1. Popularity rating of Modi under pressure?

Modi factor was very strong in Rajasthan. 42% BJP voters in a CSDS post poll survey said that they would not have voted for BJP had Modi not been the PM candidate. The national average was just 27%. Hence the loss also indicates loss in popularity ratings of Modi at least in Rajasthan. These results are in stark contrast to a Pew Survey which showed 88% Indians have a favourable view on Modi on the basis of a mere sample size of less than 3,000.

Modi supporters on twitter even today position this loss as a loss due to Vasundhara. Elections were held for Lok Sabha seats, national issues prevailed on voters minds, national leaders canvassed for candidates, then how come only Raje is to blame. Why didn’t voters discard Raje factor and show their trust in Modi? Food for thought!  Modi factor couldn’t sway the result in favour of BJP at least on these 2 seats.

Would not have voted for BJP had Modi not been the PM candidate (Source: CSDS Survey)

rajasthan4.png

  1. NDA performance in many states has peaked, impossible to repeat the same performance

NDA performance has peaked in many states in 2014, leaving little scope for further growth – UP (73/80), Bihar (31/40), Rajasthan (all 25), Gujarat (all 26), Maharashtra (42/48), MP (27/29) and Chhattisgarh (10/11) – to name a few. The 10 states shown in below graph accounted for 80% of NDA strength. It is likely that there will be some losses, my estimate is 30-50 seats could be lost in these States. Party has to look for compensating these losses from West Bengal, Odisha, Kerala and Tamil Nadu, but it won’t be enough. Its foray into North East though spectacular may not help much as there are very few seats up for grabs in central elections.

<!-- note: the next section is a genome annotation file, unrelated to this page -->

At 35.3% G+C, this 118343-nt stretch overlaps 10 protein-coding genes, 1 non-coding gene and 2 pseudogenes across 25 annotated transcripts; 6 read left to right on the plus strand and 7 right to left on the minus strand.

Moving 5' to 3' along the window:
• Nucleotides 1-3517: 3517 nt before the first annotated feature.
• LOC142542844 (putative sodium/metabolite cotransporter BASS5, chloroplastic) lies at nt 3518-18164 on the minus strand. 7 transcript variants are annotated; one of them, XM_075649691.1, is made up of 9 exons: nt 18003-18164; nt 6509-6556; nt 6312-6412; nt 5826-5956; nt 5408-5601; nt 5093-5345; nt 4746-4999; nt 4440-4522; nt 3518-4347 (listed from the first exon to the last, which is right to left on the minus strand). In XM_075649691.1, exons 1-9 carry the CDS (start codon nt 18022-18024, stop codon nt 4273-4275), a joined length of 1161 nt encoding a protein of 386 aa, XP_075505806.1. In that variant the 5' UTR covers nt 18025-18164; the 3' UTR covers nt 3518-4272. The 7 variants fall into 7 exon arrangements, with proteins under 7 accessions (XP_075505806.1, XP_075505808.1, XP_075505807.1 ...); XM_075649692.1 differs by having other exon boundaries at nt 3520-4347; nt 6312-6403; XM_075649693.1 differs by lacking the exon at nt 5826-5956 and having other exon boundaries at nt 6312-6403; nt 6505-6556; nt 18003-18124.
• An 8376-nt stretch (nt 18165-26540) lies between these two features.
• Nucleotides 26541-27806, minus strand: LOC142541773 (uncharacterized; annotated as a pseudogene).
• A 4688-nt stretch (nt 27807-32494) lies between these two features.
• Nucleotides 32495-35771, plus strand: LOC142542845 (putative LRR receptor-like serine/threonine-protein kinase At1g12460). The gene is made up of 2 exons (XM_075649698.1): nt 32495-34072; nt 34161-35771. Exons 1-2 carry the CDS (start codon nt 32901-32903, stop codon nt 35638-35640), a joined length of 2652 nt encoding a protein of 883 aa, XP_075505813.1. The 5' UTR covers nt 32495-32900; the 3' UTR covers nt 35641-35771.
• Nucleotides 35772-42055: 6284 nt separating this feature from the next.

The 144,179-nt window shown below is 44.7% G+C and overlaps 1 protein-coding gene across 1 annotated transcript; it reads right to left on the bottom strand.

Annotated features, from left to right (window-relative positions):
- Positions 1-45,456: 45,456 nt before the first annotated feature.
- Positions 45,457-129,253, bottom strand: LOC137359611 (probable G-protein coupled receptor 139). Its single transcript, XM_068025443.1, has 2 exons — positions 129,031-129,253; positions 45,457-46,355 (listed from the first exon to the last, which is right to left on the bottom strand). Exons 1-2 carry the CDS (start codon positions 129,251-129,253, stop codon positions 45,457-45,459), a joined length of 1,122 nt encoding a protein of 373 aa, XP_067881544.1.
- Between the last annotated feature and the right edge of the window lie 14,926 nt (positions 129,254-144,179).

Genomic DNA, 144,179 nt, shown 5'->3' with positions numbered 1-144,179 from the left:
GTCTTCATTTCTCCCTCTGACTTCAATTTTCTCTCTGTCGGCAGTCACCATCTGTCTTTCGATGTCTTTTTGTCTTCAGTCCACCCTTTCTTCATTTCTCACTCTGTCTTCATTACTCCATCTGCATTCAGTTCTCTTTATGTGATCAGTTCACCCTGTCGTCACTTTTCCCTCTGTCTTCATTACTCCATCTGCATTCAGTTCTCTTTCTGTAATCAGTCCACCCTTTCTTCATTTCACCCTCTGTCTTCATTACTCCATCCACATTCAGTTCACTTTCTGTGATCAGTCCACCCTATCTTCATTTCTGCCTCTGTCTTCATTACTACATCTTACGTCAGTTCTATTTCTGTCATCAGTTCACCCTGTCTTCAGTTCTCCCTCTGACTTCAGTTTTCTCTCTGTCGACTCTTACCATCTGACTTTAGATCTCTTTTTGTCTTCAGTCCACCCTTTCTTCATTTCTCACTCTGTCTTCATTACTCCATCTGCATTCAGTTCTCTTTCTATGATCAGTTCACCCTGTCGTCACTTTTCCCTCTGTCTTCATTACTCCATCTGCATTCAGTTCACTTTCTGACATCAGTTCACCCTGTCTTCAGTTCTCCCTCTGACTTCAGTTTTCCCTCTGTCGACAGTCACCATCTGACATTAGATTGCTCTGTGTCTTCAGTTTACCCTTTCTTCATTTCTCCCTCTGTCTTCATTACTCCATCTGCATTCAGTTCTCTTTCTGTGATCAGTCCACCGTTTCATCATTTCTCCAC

rajasthan5.png

Source: http://www.politicalbaba.com

  1. Party likely to face double anti-incumbency in many states

The spectacular performance of BJP after Lok Sabha elections where it won state after state may actually turn out to be a double edged sword for its prospects in 2019. The party is likely to face what is termed as ‘double anti-Incumbency’. State governments can’t accuse central government of having a partisan attitude. Central government can’t accuse states of failing to carry on their development agenda, sitting on funds etc. So no chance of fooling voters through a blame game.